“This is still an ongoing case. We can’t comment further because of the confidentiality provisions of the Investment Canada Act,” stated a spokesperson for Innovation Minister Francois-Philippe Champagne to The Canadian Press earlier this month.

FBI Director Christopher Wray has warned U.S. Senators about the threat TikTok poses to national security.

“This is a tool that is ultimately within the control of the Chinese government, and it, to me, it screams out with national security concerns,” he said during a hearing before the U.S. Senate Intelligence Committee on March 8, 2023.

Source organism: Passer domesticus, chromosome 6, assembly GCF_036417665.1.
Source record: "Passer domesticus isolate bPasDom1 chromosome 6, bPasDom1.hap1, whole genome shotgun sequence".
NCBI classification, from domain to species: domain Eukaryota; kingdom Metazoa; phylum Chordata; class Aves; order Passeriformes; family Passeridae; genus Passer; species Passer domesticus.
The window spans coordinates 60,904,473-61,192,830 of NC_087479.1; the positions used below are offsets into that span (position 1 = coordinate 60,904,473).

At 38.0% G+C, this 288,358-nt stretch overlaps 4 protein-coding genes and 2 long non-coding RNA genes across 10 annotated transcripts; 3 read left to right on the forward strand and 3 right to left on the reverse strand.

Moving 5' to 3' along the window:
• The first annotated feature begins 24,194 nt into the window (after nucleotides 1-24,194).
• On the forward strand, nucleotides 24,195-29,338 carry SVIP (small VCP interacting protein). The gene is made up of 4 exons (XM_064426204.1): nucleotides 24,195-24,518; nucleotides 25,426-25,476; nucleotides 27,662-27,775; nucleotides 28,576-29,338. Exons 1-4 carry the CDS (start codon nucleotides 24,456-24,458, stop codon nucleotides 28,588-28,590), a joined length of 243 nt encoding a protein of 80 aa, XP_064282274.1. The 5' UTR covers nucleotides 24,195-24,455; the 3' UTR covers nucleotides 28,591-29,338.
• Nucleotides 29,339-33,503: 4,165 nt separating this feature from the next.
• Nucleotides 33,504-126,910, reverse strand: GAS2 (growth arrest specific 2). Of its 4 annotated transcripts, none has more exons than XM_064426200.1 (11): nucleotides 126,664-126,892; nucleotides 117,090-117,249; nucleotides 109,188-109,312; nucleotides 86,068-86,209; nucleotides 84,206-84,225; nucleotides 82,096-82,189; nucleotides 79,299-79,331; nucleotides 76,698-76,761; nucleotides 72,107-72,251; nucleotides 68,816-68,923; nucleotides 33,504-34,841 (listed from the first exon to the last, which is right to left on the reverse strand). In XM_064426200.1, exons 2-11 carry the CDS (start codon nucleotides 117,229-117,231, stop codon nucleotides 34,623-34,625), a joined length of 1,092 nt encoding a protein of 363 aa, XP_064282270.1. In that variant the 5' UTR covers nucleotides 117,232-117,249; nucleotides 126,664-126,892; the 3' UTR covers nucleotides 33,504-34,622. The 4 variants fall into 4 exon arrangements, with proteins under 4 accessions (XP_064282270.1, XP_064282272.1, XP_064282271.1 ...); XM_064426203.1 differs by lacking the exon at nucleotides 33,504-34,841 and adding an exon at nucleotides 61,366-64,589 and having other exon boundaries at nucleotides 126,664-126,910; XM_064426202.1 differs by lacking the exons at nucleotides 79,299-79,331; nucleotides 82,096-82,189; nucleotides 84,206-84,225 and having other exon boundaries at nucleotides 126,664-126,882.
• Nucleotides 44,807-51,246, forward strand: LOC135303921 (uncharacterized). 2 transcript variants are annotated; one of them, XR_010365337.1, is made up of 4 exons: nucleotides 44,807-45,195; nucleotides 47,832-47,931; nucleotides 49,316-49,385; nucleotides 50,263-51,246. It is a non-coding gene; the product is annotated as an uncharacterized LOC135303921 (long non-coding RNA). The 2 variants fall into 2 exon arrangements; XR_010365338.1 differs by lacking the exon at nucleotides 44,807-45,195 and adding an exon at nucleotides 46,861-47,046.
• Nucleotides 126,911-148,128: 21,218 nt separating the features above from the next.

U.S. lawmakers have raised concerns about ByteDance potentially granting the Chinese regime access to the data of TikTok’s U.S. users. Such concerns stems from Chinese national security laws, which mandate organizations to assist with intelligence gathering efforts.

David Lieber, head of TikTok’s Privacy Public Policy for the Americas, confirmed to MPs that ByteDance has access to TikTok’s user data during his testimony before the House of Commons Ethics Committee on Oct. 18, 2023.

When asked by NDP MP Matthew Green whether TikTok has “a parent company in China that has access to user data,” Mr. Lieber responded “yes.”

Samantha Flom contributed to this report

.